This website is designed to encourage and inform students, teachers, scientists, and other science professionals who are interested in using video to convey information about themselves, their work, or a topic of interest. Here and on my YouTube channel you will find video tutorials, tips, reviews, and other information that will help you plan, shoot, edit, and publish effective and professional-looking videos.

Videography skills will become increasingly important for the scientist of the future to keep pace with the rapid changes in communications technology and electronic publishing. As demand for more accessible and engaging science information increases and as competition for science jobs, research funding, and space in journals becomes more intense, those scientists with multimedia skills such as videography will be at a distinct advantage. 21st century consumers of scientific information, both technical and non-technical, will expect media-rich content, and science educators and researchers must be prepared to provide it.

Learn How to Create a Video

screenshot_iphoneWatch tutorials to learn, step-by-step, how to design and make a video to demonstrate a new method, produce an online lesson, record a screen presentation, and create other communication products. Tap the image to the left to see a tutorial showing how to shoot and edit a video with a smartphone. For more tutorials, see this list by category (or select Tutorials in the Navigation bar).

Now Available: The Scientist Videographer eBookThe Scientist Videographer Book

This ebook is a detailed how-to for scientists, science educators, and students who wish to make their own videos. This electronic guidebook was created with a new authoring platform to combine text, video, and other interactive content to facilitate learning. This ebook shows how to plan, shoot, edit, and publish an effective and professional-looking science video to demonstrate a new method, record an online lesson or lecture, create supplemental online material for a journal article, produce a virtual tour of a laboratory or experimental facility, to raise online visibility—and many other uses.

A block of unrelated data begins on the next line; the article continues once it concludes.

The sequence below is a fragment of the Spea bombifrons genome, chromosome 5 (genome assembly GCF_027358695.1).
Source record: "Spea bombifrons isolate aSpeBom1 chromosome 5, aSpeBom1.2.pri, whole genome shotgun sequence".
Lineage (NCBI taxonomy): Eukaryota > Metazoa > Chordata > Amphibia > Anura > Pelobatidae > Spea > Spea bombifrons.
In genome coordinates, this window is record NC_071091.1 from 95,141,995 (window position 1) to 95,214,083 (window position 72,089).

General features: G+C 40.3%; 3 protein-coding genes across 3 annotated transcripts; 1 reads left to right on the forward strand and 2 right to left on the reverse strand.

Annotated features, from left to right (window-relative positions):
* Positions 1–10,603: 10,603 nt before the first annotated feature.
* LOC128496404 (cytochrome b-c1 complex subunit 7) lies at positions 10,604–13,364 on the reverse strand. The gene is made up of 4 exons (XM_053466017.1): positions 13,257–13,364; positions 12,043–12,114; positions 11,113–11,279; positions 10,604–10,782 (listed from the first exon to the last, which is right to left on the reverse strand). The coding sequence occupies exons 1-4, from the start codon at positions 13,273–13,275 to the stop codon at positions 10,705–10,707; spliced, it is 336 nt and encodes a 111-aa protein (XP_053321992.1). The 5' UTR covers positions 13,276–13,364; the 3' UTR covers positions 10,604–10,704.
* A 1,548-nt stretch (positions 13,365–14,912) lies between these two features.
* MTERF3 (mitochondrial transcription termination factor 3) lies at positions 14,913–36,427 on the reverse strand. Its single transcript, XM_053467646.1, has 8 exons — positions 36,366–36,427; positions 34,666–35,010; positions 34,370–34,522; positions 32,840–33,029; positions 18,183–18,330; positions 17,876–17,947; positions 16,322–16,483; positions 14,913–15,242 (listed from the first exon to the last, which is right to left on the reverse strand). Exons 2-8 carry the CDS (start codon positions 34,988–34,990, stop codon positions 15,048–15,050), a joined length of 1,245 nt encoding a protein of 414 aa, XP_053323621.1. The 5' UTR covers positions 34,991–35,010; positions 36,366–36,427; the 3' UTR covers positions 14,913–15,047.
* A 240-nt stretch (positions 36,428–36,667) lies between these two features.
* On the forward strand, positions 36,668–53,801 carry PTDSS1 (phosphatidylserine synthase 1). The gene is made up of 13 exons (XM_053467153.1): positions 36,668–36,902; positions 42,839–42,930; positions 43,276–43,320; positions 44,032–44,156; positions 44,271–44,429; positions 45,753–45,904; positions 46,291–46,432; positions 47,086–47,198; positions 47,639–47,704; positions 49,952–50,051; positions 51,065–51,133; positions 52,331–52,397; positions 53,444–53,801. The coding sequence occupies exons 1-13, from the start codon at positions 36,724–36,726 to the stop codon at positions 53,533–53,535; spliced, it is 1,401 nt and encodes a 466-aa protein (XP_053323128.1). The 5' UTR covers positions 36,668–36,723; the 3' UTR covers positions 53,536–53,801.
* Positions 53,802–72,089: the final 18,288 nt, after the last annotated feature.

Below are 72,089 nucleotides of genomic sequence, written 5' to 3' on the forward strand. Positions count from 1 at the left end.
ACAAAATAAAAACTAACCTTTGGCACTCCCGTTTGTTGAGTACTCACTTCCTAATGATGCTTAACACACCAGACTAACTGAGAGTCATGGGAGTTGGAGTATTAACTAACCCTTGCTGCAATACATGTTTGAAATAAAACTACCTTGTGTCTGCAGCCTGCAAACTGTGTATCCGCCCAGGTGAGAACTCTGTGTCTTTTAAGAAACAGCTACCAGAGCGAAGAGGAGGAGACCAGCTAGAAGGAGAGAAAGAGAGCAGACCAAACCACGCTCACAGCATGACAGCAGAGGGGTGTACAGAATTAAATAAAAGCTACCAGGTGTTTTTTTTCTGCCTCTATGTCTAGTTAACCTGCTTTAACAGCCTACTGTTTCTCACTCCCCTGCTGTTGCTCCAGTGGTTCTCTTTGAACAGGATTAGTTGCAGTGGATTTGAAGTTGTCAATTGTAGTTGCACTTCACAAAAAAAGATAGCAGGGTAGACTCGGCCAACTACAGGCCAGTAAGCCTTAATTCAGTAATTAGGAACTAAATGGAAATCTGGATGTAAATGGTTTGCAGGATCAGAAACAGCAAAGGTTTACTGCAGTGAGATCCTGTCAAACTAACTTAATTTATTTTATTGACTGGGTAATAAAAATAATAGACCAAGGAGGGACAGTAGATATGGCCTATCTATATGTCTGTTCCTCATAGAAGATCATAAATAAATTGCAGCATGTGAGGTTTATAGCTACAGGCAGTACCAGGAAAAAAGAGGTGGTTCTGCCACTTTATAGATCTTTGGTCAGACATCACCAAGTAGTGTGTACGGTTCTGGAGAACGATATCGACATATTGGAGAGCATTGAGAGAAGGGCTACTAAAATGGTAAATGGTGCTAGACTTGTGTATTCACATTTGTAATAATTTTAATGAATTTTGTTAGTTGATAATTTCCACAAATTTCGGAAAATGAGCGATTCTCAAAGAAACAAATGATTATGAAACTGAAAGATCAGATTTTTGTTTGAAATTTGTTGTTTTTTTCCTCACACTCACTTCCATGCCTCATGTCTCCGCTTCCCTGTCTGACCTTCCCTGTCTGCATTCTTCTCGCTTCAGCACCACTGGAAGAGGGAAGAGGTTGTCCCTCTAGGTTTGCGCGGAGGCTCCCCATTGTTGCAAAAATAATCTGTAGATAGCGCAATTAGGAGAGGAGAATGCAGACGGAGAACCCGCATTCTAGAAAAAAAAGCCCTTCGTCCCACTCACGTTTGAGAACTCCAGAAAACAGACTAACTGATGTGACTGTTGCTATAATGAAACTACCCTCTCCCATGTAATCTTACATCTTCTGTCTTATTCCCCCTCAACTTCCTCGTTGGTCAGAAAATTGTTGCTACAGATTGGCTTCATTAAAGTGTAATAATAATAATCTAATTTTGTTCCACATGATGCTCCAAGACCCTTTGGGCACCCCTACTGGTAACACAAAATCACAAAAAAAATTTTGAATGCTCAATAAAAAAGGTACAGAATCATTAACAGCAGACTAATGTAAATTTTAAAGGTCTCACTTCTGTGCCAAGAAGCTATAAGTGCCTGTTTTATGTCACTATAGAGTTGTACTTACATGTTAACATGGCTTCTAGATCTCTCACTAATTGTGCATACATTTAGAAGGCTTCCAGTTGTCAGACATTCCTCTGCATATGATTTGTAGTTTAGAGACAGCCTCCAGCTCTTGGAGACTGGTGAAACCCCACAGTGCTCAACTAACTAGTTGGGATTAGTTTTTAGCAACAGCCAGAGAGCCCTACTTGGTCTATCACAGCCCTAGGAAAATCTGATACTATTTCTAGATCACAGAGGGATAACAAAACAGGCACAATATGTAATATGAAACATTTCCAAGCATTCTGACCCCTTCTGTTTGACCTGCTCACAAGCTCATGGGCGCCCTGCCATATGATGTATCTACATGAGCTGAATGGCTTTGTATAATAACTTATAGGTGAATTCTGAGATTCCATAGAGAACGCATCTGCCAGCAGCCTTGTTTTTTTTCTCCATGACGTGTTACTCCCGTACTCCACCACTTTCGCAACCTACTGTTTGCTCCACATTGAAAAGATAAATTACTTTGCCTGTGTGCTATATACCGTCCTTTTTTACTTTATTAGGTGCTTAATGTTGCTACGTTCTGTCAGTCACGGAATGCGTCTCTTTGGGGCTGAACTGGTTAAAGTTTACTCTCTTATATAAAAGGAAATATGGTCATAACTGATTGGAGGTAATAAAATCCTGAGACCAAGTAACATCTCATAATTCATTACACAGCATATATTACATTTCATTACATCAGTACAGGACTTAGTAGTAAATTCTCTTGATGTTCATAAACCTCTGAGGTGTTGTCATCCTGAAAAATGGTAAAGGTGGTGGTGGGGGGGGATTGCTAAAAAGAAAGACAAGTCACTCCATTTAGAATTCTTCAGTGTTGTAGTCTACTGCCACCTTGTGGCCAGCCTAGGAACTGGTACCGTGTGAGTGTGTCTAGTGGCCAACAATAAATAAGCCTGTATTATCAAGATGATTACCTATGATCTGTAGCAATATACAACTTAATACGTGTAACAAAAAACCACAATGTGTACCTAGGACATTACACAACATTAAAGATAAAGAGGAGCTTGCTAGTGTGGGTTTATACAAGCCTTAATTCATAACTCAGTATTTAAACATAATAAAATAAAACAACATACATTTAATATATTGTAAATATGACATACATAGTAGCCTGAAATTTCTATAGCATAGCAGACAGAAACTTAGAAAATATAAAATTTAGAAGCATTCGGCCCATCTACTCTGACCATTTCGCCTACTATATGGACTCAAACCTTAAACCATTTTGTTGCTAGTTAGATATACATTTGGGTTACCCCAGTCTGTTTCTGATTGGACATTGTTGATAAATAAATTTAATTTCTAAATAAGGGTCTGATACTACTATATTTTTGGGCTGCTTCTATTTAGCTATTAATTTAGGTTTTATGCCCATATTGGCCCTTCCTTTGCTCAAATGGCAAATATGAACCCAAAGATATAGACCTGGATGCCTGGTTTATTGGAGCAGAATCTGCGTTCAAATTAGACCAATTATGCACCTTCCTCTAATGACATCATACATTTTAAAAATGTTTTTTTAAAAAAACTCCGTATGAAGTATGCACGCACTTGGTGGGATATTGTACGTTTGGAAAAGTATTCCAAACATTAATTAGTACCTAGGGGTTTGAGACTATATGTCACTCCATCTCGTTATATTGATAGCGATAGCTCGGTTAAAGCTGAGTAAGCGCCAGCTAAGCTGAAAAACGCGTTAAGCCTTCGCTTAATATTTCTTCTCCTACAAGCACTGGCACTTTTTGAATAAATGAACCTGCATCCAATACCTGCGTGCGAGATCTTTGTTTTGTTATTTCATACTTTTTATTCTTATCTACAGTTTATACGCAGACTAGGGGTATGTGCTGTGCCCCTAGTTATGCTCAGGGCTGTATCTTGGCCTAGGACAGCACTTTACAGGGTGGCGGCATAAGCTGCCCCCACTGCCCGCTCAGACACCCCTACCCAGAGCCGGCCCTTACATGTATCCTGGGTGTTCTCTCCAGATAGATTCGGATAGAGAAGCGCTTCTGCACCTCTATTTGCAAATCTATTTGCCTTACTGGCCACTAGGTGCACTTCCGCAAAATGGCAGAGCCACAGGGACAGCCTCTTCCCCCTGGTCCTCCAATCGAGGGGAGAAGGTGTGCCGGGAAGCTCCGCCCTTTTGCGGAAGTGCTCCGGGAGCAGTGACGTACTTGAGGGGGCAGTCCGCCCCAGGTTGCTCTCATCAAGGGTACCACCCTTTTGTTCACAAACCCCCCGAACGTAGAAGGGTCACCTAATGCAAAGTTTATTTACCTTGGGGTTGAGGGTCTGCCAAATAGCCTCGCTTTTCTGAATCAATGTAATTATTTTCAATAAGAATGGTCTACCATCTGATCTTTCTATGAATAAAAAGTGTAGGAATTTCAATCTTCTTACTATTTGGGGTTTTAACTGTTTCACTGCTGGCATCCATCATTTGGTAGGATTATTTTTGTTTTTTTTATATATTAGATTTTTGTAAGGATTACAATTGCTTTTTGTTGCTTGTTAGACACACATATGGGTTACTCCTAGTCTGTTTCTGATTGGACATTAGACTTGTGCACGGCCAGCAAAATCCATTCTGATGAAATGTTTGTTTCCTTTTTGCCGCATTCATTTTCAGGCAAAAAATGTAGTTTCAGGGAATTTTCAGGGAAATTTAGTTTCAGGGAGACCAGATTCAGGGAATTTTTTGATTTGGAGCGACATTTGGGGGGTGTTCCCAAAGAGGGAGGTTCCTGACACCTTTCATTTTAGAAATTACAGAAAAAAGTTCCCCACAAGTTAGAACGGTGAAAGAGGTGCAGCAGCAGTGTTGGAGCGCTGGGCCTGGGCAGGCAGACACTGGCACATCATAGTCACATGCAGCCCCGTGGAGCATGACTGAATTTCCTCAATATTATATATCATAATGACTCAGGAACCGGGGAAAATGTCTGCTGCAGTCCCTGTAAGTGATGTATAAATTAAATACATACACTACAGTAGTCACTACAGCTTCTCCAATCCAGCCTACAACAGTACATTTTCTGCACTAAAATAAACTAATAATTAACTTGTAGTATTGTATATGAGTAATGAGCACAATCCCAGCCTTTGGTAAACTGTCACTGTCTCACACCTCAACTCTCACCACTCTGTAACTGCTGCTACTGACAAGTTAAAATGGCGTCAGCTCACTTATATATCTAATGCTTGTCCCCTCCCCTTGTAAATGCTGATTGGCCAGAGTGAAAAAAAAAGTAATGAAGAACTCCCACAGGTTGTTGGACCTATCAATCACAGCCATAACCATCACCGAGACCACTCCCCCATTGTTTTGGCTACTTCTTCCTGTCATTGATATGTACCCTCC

Read more about the book on this page (or select eBook in the top navigation bar).

Who Is The Scientist Videographer?

cameraoperator_cartoon_klmckeeI am a research scientist who has discovered the value of having videography skills in my communication toolbox—which in the future will be just as important as writing and oral presentation skills are now for a successful science career. I’ve found that video has not only expanded my abilities to explain and share my science with others, it has benefited my career in ways I never dreamed possible. To learn more about what led me to acquire videography skills and why I think it will be a critical communication skill for the scientist of the 21st century, check out my About page. See the links in Other Science Contributions for more information about me and my research.

My Science Videos

Mississippi River Flood of 2011

Public domain image (U.S. Geological Survey)